Friday, July 16, 2010
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Oosthuizen surges to 3-shot lead at British Open

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[July 16, 2010]  ST. ANDREWS, Scotland (AP) -- South Africa's on quite a roll.

Coming off the rousing success of being the first African nation to host soccer's World Cup, the country made another splash in the British Open when Louis Oosthuizen surged to a three-stroke lead in the second round Friday.

The 27-year-old from Mossel Bay -- whose given name is Lodewicus Theodorus Oosthuizen -- shot a 5-under 67 for a 12-under 132 at the midway point of the tournament. He pulled ahead of Rory McIlroy, the 21-year-old Northern Irishman who tied the major-championship record with a 63 on Thursday.

The youngster had an afternoon tee time on a day that epitomized the wacky weather of St. Andrews. The early starters found blue skies when they arrived at the Old Course, but heavy rains rolled in shortly after the start of the round. The sun peeked through the clouds again, then more showers struck just before noon.

The players, it seemed, spent as much time reaching for their umbrellas as they did for their clubs.

"I got up this morning and it wasn't looking real pretty at 4:30," said 50-year-old Mark Calcavecchia, who played in the first group and became the latest old-timer to contend at the Open. "It was actually beautiful when we teed off. Then we saw a little bit of everything."


More ominous for those with the later tee times: The wind, always the best defense at a links course, was starting to whip the flags above the grandstands.

Oosthuizen didn't have to worry about that. He was finished by lunchtime.

"I'm very confident with the way I'm playing," Oosthuizen said. "It's probably the position anyone wants to be in playing a major on the weekend, and I think it's what we work to achieve, and I'm just very happy with the two rounds I put together."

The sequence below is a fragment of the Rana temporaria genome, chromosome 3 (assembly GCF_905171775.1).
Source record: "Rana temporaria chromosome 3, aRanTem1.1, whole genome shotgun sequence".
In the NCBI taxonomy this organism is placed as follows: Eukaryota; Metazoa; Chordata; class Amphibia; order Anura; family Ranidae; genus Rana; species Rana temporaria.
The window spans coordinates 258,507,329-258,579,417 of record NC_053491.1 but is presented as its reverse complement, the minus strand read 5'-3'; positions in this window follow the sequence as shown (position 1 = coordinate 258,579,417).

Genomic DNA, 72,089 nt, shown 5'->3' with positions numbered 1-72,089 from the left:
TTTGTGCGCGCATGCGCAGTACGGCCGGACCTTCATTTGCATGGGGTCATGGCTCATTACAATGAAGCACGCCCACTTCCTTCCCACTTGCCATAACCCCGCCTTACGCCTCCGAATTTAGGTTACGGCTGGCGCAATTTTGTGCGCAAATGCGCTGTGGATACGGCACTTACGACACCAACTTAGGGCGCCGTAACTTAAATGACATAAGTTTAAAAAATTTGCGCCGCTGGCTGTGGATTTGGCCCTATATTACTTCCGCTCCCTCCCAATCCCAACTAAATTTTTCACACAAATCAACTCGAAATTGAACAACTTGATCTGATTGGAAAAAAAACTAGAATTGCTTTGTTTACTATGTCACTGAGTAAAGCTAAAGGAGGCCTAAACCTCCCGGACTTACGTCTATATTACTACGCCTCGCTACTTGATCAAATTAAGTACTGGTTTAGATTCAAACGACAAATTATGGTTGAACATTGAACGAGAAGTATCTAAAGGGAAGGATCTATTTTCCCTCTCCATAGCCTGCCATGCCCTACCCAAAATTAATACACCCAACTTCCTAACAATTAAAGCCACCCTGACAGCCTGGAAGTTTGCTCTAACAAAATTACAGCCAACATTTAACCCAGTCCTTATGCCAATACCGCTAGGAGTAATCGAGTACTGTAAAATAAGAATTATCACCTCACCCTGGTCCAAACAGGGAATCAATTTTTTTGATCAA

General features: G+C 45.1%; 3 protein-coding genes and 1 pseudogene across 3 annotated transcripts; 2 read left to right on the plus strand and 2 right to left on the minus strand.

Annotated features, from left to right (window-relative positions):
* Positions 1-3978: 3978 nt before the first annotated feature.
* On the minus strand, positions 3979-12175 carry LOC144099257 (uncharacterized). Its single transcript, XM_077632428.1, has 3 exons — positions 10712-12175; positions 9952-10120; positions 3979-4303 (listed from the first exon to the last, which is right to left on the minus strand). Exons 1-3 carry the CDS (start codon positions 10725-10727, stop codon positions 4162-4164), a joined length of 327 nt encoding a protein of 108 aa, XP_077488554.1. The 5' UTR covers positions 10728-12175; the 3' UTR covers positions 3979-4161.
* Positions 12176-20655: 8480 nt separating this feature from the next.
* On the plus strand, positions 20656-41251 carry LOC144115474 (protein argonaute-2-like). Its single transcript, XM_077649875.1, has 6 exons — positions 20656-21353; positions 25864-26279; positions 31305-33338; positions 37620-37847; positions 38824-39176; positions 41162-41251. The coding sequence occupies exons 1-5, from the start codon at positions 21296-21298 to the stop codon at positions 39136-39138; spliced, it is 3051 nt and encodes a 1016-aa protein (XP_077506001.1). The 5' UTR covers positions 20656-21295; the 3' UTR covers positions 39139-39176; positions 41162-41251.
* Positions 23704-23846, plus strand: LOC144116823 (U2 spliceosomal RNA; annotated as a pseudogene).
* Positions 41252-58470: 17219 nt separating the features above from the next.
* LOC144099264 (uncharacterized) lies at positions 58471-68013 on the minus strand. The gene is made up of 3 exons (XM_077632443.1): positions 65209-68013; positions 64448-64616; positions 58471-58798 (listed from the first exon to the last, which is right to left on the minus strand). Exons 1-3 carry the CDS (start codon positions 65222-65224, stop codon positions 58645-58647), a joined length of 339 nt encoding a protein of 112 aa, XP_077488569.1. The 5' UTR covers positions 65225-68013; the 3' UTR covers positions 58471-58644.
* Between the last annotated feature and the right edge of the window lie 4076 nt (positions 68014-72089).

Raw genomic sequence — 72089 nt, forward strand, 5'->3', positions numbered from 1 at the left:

There was nothing to indicate he might contend at golf's oldest major championship. He missed the cut this year at both the Masters and the U.S. Open, and did the same at last week's Scottish Open.

In fact, this is only the second time he'll make the cut in nine major appearances. The other time he did, at the 2008 PGA Championship at Oakland Hills, he finished last among those playing on the weekend. But he did claim his first win on the European Tour this year, earning a spot at Augusta National.

With the wind at his back, Oosthuizen went with shorter clubs off the tee to keep the dreaded pot bunkers out of play. He got a bit wild on the back nine, starting out birdie-bogey-birdie-bogey-birdie before he settled down with a couple of pars and a 15-foot birdie at the final hole to leave him with a good feeling going to a weekend that will be like none he's ever experienced before.

"I'm just having a lot of fun," said Oosthuizen, who strung together three birdies in a row beginning at the par-5 fifth, where a driver and a 4-iron left him with a chip that he left 5 feet from the flag.

Maybe if he's walking up the 18th fairway with the claret jug in his grasp come Sunday, someone will break out the vuvuzuelas, those South African horns that made the World Cup sound as though it was under constant attack from swarming bees.

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Until then, he said, leave 'em at home.

"On the golf course, no, not on the golf course," Oosthuizen said.

Also making a move: England's Paul Casey, who posted a 5-under 31 on the outward holes and was at 8 under, and Calcavecchia, whose 67 left the 1989 Open champion at 137.

A senior golfer on the leaderboard? Nothing new at this event. Calcavecchia will try to finish what 53-year-old Greg Norman (the 54-hole leader in 2008) and 59-year-old Tom Watson (who had a potential winning putt on the 72nd hole last year) started.

Both came up short of becoming the oldest major champion in golf history, a title that still belongs to Julius Boros, who was 48 when he captured the 1968 PGA.

"You see a guy like Tom Watson last year, almost winning when he was almost 60, and you realize that it doesn't really matter how old you are," said Calcavecchia, relishing his best round ever at St. Andrews. "The old guys can hang with the young guys."

Ricky Barnes, a runner-up at the 2009 U.S. Open, shot 32 on the front nine -- including an eagle at the fifth -- but he was seven shots worse on the backside for a disappointing 71 (139).

The group at 6 under included 1995 Open winner John Daly, who pulled off a stunning 66 in the first round while wearing the flashiest outfit on the course: lavender paisley pants, pink shirt, sky blue sweater and turquoise cap.

Daly didn't tone it down Friday, teeing off shortly after noon in pink paisley pants, a lime green cap and a neon shirt.

Tiger Woods, trying to win his third straight Open at St. Andrews, opened with a 67 and was set to play in the afternoon.

Phil Mickelson, who made only one birdie in his opening round of 73, went out in the morning with hopes of getting back into the mix -- or at least to avoid going home. He looked better in the second round, playing the first 12 holes at 2 under to get his score into the red.

[Associated Press; By PAUL NEWBERRY]

Copyright 2010 The Associated Press. All rights reserved. This material may not be published, broadcast, rewritten or redistributed.

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